(Arun Murugappan) #1


hy is the graph as shown below in the attachment. Explain

(Mark Walkom) #2

Which graph?

(Arun Murugappan) #3

the graph in the attachment. Cost vs users

(Christian Dahlqvist) #4

I think you need to elaborate a bit more on your question as it is not clear what you are asking. It also seems quite general and not directly Elasticsearch related. Maybe this link is useful?

(Arun Murugappan) #5

It is related to the link that you have attached. Thanks. It is related to ES. As ES scales well as compared to rdbms. My question there in lies, in horizontal scaling--why does the system cost rise at a constant rate but in vertical scaling the system cost rise steeply. Likeise application performance is maintained in horizontal scaling but dips a little in vertical scaling. Why so?

(Christian Dahlqvist) #6

Typically scaling out by buying cheap commodity hardware is a cheaper way to add computing resources rather than buying larger and larger servers, which tend to get more expensive. There is also often a limit to the size of server you can get, so when your needs exceed what one maxed out server can handle you might find yourself in a tricky situation. Why the graph dips at the end I do not know as I did not create the graph.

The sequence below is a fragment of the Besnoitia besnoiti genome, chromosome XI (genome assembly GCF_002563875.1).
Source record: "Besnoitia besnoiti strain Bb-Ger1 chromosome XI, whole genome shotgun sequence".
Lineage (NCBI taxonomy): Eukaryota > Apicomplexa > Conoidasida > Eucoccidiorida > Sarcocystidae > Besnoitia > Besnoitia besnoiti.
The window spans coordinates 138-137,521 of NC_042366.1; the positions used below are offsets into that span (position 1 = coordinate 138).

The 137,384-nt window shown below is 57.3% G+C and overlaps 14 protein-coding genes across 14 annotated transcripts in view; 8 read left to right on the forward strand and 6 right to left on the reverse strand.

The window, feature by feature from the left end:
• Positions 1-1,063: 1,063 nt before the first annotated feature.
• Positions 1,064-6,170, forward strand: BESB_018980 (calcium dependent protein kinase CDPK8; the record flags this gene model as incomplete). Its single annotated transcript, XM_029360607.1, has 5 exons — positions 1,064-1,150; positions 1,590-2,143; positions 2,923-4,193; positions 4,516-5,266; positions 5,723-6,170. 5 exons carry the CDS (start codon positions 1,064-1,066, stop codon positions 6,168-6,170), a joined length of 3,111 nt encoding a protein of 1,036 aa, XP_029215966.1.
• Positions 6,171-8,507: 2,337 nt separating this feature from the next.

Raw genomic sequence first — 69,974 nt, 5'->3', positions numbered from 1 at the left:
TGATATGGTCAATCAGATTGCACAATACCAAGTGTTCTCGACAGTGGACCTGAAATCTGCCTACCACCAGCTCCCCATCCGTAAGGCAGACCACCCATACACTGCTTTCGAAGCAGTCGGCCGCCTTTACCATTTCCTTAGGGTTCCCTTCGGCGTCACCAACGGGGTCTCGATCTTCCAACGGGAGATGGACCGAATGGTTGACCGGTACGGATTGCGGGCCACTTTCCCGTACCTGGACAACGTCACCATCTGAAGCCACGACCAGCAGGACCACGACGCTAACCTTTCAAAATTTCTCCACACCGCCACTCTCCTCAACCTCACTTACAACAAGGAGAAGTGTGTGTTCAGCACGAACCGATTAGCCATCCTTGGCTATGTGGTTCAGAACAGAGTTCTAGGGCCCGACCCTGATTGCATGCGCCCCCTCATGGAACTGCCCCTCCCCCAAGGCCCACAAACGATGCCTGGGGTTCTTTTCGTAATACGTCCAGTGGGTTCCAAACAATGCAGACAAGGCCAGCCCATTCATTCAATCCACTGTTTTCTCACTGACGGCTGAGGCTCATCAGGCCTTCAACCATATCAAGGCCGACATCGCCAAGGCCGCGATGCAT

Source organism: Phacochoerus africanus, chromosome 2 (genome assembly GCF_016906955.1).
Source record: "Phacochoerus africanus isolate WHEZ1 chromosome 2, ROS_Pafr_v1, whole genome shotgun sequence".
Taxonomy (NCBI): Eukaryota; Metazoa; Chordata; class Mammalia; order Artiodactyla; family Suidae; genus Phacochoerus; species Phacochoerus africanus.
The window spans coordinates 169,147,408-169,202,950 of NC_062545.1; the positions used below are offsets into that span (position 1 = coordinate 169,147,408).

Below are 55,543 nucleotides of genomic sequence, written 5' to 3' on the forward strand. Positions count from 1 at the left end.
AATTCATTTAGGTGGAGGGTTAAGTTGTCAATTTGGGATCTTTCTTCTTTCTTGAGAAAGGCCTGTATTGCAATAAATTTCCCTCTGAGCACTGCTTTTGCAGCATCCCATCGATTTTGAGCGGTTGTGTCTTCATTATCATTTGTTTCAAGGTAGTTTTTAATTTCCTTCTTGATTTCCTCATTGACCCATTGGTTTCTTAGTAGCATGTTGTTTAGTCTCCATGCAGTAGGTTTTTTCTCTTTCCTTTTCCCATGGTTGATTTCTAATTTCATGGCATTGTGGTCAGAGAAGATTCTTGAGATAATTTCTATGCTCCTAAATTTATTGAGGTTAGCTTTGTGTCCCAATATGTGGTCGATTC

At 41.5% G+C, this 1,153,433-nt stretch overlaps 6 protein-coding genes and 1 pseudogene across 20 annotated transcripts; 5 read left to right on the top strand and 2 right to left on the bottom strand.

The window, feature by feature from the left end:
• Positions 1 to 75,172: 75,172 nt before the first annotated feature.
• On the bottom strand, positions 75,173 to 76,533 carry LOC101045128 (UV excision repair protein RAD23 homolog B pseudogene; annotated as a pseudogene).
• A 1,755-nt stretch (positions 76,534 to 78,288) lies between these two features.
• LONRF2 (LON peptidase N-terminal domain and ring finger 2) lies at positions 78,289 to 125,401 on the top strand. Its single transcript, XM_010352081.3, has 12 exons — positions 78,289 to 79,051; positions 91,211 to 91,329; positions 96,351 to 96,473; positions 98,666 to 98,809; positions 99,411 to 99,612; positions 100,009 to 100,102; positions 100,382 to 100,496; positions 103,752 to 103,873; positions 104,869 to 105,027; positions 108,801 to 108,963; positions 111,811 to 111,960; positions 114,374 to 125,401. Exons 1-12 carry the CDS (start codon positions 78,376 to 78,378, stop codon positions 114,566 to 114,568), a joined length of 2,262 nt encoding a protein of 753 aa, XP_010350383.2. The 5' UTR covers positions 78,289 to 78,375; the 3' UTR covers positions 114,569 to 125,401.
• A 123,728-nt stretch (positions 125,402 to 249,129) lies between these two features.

(Arun Murugappan) #7

Thanks Christian. With respect to cost, probably yes. If there is limit to the size of servers (vscal), isnt there a limit to the number of servers as well(hscal)?

(Christian Dahlqvist) #8

There may naturally be limits to horizontal scalability as well, but it often depends on what type of system you are running.

(Arun Murugappan) #9

okay. yes. But there is always preference to horizontal scaling than vertical scaling. Am I right?

(Christian Dahlqvist) #10

I do not think there is any easy answer to that as it depends on the system you are deploying.

(Arun Murugappan) #11

got that

(system) #12

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